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Rogue River VFW shuttered

Post was closed down last month by state VFW officials after 77 years
Emil “Butch” Merusi, a member of Rogue River VFW Post 4116, stands outside the post, which has been closed down by state VFW officials. [Jamie Lusch / Mail Tribune]
WWII vet Larry Wills, 99, looks at old photos with fellow VFW member Emil “Butch” Merusi, 73. [Buffy Pollock/Mail Tribune]

After 77 years serving as a meeting place for veterans and their spouses, the Veterans of Foreign Wars Post 4116 in Rogue River has been folded into the history books.

Post members received an official letter last week from Timothy Borland, the organization’s national commander-in-chief. State leadership moved to revoke the charter for the post, mustered July 6, 1945, due to membership “not following protocol.”

Member and a one-time quartermaster Emil “Butch” Merusi, 73, said members were disappointed to learn the post would cease to exist, sending members to find a new place to be together and auxiliary members looking to serve their community in a different capacity. Boasting 293 members on its roster, the post had four-dozen active members.

“Rogue River VFW Post 4116 is officially dead,” Merusi posted to social media last week. “I hope those responsible are happy.”

Contacted by the Mail Tribune, Merusi declined to “get into the politics” but said Post 4116, after a handful of 90-day closures and several warnings, had its charter officially revoked July 22.

The post had been a busy community hub, with a slew of outreach projects and a busy canteen that had evolved into a town bar with food and lottery machines.

The letter, ordered by Borland and signed by Adjutant General Dan West, cited “failure to elect required officers” as reason for revocation of the group’s charter. Merusi said many issues led to the closure, not the least of which was that the canteen-turned-successful-bar made potential leaders more reluctant to step up.

Merusi, who served four decades between the Air Force and the Army National Guard, and served from 1968 to 1969 in Vietnam, said he would have served as quartermaster of the post but was not willing to manage the bar and lottery operations. He noted, “Unfortunately, one of the things that made us so successful contributed to our demise.”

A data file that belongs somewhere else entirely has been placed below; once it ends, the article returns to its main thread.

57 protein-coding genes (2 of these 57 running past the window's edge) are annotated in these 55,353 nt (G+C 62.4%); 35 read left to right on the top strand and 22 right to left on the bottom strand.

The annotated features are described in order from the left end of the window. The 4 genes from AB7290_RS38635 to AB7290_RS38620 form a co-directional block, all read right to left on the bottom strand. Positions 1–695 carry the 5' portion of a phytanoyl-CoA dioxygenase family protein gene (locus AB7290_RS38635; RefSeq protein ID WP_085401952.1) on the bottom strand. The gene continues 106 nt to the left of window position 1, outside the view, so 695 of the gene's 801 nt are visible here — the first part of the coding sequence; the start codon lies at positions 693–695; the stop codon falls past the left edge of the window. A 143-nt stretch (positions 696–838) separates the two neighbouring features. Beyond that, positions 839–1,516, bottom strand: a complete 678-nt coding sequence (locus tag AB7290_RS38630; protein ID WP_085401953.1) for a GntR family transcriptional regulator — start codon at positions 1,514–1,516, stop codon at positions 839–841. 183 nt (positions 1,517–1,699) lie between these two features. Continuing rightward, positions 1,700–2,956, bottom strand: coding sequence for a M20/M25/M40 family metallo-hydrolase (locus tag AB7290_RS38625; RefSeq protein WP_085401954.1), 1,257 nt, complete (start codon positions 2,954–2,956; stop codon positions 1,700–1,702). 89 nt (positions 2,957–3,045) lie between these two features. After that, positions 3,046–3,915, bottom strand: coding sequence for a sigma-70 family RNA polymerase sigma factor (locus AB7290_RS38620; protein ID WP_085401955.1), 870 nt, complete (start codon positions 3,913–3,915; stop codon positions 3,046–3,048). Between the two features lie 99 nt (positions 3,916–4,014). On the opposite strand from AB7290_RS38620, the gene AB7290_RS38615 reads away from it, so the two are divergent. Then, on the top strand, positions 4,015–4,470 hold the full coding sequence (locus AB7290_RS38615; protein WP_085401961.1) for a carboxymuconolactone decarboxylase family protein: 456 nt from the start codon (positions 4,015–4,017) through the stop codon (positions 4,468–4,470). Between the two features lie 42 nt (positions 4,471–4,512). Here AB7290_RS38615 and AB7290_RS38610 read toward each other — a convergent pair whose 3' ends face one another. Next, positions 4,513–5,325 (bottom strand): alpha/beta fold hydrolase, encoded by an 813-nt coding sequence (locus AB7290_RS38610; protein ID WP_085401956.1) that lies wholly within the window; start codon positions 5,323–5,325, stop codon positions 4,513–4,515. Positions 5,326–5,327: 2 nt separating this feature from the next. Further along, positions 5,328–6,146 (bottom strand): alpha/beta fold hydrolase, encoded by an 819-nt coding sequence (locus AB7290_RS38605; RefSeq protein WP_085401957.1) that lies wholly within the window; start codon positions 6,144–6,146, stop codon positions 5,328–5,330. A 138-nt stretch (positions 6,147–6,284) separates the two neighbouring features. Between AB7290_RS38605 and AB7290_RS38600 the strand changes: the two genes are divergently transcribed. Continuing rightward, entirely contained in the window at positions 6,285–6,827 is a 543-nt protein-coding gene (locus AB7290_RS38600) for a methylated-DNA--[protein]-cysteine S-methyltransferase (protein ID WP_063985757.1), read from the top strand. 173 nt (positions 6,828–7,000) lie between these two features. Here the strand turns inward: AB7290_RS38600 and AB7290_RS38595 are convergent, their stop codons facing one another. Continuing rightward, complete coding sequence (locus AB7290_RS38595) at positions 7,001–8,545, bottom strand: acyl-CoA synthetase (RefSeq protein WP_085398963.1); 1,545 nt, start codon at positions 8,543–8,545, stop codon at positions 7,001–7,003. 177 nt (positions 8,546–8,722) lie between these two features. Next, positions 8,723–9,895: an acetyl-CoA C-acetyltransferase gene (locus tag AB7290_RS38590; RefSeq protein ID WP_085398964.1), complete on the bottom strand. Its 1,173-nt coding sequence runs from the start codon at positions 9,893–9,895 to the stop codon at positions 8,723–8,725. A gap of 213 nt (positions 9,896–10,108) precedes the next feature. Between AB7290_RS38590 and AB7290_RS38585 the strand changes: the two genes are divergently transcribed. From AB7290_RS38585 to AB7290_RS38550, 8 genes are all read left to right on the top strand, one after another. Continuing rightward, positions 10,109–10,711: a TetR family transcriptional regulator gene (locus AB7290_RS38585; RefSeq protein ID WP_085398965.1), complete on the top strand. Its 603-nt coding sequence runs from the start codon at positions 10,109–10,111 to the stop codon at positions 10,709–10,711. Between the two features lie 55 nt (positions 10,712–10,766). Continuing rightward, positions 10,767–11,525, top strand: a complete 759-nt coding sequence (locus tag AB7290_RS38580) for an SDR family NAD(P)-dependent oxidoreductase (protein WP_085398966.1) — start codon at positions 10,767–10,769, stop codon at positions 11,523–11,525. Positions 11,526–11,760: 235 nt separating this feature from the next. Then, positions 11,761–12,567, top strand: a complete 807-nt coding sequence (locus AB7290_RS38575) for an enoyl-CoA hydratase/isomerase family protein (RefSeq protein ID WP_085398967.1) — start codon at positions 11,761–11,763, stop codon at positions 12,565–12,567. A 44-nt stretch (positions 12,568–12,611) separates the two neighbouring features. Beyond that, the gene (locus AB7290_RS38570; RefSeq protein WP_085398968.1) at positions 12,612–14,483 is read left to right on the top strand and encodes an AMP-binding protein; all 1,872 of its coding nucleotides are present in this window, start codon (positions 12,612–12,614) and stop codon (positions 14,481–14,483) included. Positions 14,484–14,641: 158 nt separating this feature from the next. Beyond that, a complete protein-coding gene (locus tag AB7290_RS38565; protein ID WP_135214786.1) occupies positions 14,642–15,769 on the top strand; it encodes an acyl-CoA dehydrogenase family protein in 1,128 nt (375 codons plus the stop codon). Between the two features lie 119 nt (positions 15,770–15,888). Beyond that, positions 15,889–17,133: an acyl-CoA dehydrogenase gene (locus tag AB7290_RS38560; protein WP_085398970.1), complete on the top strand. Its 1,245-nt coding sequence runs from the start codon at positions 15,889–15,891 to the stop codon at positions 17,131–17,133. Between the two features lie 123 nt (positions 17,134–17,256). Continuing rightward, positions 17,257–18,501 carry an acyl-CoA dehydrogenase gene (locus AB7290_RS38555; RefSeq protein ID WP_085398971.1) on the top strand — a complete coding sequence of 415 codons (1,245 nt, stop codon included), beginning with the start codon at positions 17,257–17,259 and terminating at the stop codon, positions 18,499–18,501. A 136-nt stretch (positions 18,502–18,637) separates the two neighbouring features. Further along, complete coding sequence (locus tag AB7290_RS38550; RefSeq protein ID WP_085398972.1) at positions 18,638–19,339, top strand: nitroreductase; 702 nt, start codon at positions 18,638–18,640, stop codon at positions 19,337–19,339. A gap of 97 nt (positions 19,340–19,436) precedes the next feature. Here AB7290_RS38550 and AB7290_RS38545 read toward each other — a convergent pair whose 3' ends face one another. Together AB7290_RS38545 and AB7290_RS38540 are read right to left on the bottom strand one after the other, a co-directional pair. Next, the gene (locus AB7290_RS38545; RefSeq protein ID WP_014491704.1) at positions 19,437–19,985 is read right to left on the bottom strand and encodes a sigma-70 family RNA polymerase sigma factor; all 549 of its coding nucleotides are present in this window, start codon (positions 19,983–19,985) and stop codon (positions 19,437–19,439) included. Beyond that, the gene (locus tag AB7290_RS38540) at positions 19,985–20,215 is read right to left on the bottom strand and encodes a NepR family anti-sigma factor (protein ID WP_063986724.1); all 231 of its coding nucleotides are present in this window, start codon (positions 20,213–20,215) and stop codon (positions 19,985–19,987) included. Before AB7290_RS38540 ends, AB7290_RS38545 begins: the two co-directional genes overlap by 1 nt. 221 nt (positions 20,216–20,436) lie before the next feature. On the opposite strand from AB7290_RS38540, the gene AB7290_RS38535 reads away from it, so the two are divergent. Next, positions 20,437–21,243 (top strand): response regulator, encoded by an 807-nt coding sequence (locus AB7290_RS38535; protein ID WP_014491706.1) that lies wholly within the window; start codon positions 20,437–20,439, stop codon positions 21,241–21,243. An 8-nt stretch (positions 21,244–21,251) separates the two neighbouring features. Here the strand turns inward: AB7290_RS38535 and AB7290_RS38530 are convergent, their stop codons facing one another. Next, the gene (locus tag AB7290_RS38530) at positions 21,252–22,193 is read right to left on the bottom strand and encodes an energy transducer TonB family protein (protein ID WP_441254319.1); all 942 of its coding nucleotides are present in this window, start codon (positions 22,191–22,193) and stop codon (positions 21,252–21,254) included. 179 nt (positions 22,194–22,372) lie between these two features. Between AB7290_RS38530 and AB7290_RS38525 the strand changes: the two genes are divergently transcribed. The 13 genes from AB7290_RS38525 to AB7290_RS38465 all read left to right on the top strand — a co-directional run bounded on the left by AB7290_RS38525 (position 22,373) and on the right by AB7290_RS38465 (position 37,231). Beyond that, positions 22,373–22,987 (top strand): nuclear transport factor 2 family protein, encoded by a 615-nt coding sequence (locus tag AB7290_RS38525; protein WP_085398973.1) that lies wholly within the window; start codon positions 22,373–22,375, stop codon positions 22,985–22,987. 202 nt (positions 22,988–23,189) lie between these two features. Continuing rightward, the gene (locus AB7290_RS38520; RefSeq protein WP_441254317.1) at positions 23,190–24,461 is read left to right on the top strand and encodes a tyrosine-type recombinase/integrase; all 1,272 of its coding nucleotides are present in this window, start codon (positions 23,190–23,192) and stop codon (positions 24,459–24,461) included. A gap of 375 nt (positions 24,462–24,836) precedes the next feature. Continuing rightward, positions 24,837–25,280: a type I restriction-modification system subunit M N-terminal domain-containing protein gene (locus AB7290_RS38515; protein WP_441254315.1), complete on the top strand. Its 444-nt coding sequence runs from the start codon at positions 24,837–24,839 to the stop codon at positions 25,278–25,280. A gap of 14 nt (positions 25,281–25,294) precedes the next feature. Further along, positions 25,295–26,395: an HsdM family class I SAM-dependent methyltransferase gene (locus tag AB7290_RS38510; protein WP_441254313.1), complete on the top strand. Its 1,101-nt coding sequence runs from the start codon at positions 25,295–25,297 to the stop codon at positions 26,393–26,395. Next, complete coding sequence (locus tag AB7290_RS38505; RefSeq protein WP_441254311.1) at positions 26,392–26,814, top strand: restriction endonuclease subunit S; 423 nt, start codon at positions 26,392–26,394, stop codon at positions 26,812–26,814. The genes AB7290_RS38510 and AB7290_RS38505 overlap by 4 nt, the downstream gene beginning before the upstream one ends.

Merusi sat last week with charter member Larry Wills along the Rogue River voicing frustrations about the loss of their space.

A former ball turret gunner, Wills, 99, said losing the post he helped start in the cinderblock building along East Main Street in 1945 was difficult to accept.

Perusing old photos of his B-17, “Better Duck,” which featured a bomb-tossing duck for nose art, Wills said the post was a place veterans could commiserate and share stories with “the only other people who can understand what you’ve been through.”

“I hate it. I just … I can’t believe it, really. It’s really sad,” said Wills. “I went to the last election, and they couldn’t get someone to step up as quartermaster. I never imagined they’d shut us down. I just can’t believe it.”

State and national officials for the VFW did not return multiple phone calls by the Mail Tribune, but copies of the state letter were provided by post members. In an email, state quartermaster Cheryl Campos confirmed closure of Post 4116 — the post was also removed from state and national directories by Friday — but declined to provide a copy.

Via email Campos called the closure “unfortunate,” adding, “Officially, they were shut down for lack of election report. They got into trouble when they forgot VFW programs and the purpose of the VFW. It used to be a very amazing post. It’s very sad for the Department of Oregon as well as the community.”

With closure of the post, members are considered “at large” or can transfer to another VFW post. The building and all assets become property of the state VFW.

A second letter was delivered July 24 disbanding the post auxiliary, a group for spouses and family members who help post members and serve the greater community. The group in Rogue River was one of the region’s more active, hosting everything from Halloween parties and school supply giveaways to charity motorcycle runs and adopting families for Christmas.

This past year, auxiliary member Paul Hay said, the group awarded $17,000 in scholarships to seniors at Rogue River High. Hay, who served in the Army — though not during conflict — and whose grandfathers and sons all served or are serving, was disappointed but not surprised by the closure.

“Leadership has failed, but the auxiliary never missed a beat. We continued to do all the programs we’ve done for the community and for our veterans. We just had to find different places to do them,” said Hay.

“The state should’ve stepped in. If they really wanted to keep the post, they could’ve come in and mentored and helped them work through the things they shouldn’t be doing,” he said.

“It was an important place for our vets, not just for the events they supported, but a place for those who had deployed to go and talk to each other as one way to treat their PTSD,” Hay said.

Wills said he was sad for fellow veterans who wouldn’t have a place to go and hoped they transferred to other posts.

“I helped start 4116 when I got home from the war. It hurts me to know that it’s gone,” Wills said.

“You’re probably the only guy in the country,” Merusi told Wills, “who has seen the beginning and the end of his VFW post.”

Reach Mail Tribune reporter Buffy Pollock at 541-776-8784 or bpollock@rosebudmedia.com. Follow her on Twitter @orwritergal.